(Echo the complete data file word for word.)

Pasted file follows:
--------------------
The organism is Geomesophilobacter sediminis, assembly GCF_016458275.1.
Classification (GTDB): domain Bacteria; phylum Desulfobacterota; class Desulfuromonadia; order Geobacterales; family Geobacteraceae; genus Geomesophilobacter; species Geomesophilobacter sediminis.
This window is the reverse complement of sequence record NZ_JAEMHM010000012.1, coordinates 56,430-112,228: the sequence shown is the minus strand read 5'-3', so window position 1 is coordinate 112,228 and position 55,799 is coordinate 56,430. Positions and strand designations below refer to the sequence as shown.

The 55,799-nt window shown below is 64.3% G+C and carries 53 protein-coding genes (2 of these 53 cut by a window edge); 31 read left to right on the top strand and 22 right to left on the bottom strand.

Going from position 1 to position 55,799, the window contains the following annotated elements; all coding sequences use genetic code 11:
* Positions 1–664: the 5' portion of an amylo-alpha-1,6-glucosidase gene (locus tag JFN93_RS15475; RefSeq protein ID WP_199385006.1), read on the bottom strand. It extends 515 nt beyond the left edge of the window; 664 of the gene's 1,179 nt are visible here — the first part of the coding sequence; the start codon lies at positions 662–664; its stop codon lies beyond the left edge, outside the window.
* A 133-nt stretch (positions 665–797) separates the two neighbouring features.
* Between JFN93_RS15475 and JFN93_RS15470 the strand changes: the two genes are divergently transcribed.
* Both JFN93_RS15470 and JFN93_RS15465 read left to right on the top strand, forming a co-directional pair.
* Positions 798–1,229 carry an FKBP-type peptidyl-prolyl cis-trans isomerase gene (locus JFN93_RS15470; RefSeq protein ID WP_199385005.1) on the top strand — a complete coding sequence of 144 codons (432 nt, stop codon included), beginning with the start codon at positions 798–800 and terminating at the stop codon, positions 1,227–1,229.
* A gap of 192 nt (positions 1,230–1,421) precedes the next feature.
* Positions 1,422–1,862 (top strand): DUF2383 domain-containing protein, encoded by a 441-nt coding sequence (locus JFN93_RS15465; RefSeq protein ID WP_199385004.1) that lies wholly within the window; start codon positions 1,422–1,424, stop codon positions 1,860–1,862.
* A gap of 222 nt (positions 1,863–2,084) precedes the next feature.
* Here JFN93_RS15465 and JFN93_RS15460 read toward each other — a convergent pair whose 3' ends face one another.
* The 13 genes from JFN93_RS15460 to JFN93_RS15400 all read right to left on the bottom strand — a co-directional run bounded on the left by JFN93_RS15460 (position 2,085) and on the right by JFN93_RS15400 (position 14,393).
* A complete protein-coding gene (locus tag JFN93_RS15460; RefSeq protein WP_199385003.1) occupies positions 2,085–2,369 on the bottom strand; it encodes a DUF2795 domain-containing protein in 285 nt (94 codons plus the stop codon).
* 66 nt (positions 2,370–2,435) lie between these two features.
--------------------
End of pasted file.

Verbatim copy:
The organism is Geomesophilobacter sediminis, assembly GCF_016458275.1.
Classification (GTDB): domain Bacteria; phylum Desulfobacterota; class Desulfuromonadia; order Geobacterales; family Geobacteraceae; genus Geomesophilobacter; species Geomesophilobacter sediminis.
This window is the reverse complement of sequence record NZ_JAEMHM010000012.1, coordinates 56,430-112,228: the sequence shown is the minus strand read 5'-3', so window position 1 is coordinate 112,228 and position 55,799 is coordinate 56,430. Positions and strand designations below refer to the sequence as shown.

The 55,799-nt window shown below is 64.3% G+C and carries 53 protein-coding genes (2 of these 53 cut by a window edge); 31 read left to right on the top strand and 22 right to left on the bottom strand.

Going from position 1 to position 55,799, the window contains the following annotated elements; all coding sequences use genetic code 11:
* Positions 1–664: the 5' portion of an amylo-alpha-1,6-glucosidase gene (locus tag JFN93_RS15475; RefSeq protein ID WP_199385006.1), read on the bottom strand. It extends 515 nt beyond the left edge of the window; 664 of the gene's 1,179 nt are visible here — the first part of the coding sequence; the start codon lies at positions 662–664; its stop codon lies beyond the left edge, outside the window.
* A 133-nt stretch (positions 665–797) separates the two neighbouring features.
* Between JFN93_RS15475 and JFN93_RS15470 the strand changes: the two genes are divergently transcribed.
* Both JFN93_RS15470 and JFN93_RS15465 read left to right on the top strand, forming a co-directional pair.
* Positions 798–1,229 carry an FKBP-type peptidyl-prolyl cis-trans isomerase gene (locus JFN93_RS15470; RefSeq protein ID WP_199385005.1) on the top strand — a complete coding sequence of 144 codons (432 nt, stop codon included), beginning with the start codon at positions 798–800 and terminating at the stop codon, positions 1,227–1,229.
* A gap of 192 nt (positions 1,230–1,421) precedes the next feature.
* Positions 1,422–1,862 (top strand): DUF2383 domain-containing protein, encoded by a 441-nt coding sequence (locus JFN93_RS15465; RefSeq protein ID WP_199385004.1) that lies wholly within the window; start codon positions 1,422–1,424, stop codon positions 1,860–1,862.
* A gap of 222 nt (positions 1,863–2,084) precedes the next feature.
* Here JFN93_RS15465 and JFN93_RS15460 read toward each other — a convergent pair whose 3' ends face one another.
* The 13 genes from JFN93_RS15460 to JFN93_RS15400 all read right to left on the bottom strand — a co-directional run bounded on the left by JFN93_RS15460 (position 2,085) and on the right by JFN93_RS15400 (position 14,393).
* A complete protein-coding gene (locus tag JFN93_RS15460; RefSeq protein WP_199385003.1) occupies positions 2,085–2,369 on the bottom strand; it encodes a DUF2795 domain-containing protein in 285 nt (94 codons plus the stop codon).
* 66 nt (positions 2,370–2,435) lie between these two features.